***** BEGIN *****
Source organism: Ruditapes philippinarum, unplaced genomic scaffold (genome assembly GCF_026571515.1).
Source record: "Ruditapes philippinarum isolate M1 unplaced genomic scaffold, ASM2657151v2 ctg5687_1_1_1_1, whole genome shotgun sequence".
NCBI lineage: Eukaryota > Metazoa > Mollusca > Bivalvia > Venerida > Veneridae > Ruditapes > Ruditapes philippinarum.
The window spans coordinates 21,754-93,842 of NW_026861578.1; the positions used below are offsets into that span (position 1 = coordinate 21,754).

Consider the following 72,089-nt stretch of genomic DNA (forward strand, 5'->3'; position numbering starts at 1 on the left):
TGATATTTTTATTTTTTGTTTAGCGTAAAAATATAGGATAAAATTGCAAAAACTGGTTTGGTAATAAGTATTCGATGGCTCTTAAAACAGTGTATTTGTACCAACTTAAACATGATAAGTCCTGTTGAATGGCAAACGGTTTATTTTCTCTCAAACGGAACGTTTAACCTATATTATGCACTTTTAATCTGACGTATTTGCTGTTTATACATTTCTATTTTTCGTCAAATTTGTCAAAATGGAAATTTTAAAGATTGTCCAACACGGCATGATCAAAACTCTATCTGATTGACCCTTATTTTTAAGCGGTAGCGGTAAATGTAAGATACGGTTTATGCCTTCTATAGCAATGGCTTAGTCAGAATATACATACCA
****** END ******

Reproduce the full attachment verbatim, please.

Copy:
Source organism: Ruditapes philippinarum, unplaced genomic scaffold (genome assembly GCF_026571515.1).
Source record: "Ruditapes philippinarum isolate M1 unplaced genomic scaffold, ASM2657151v2 ctg5687_1_1_1_1, whole genome shotgun sequence".
NCBI lineage: Eukaryota > Metazoa > Mollusca > Bivalvia > Venerida > Veneridae > Ruditapes > Ruditapes philippinarum.
The window spans coordinates 21,754-93,842 of NW_026861578.1; the positions used below are offsets into that span (position 1 = coordinate 21,754).

Consider the following 72,089-nt stretch of genomic DNA (forward strand, 5'->3'; position numbering starts at 1 on the left):
TGATATTTTTATTTTTTGTTTAGCGTAAAAATATAGGATAAAATTGCAAAAACTGGTTTGGTAATAAGTATTCGATGGCTCTTAAAACAGTGTATTTGTACCAACTTAAACATGATAAGTCCTGTTGAATGGCAAACGGTTTATTTTCTCTCAAACGGAACGTTTAACCTATATTATGCACTTTTAATCTGACGTATTTGCTGTTTATACATTTCTATTTTTCGTCAAATTTGTCAAAATGGAAATTTTAAAGATTGTCCAACACGGCATGATCAAAACTCTATCTGATTGACCCTTATTTTTAAGCGGTAGCGGTAAATGTAAGATACGGTTTATGCCTTCTATAGCAATGGCTTAGTCAGAATATACATACCA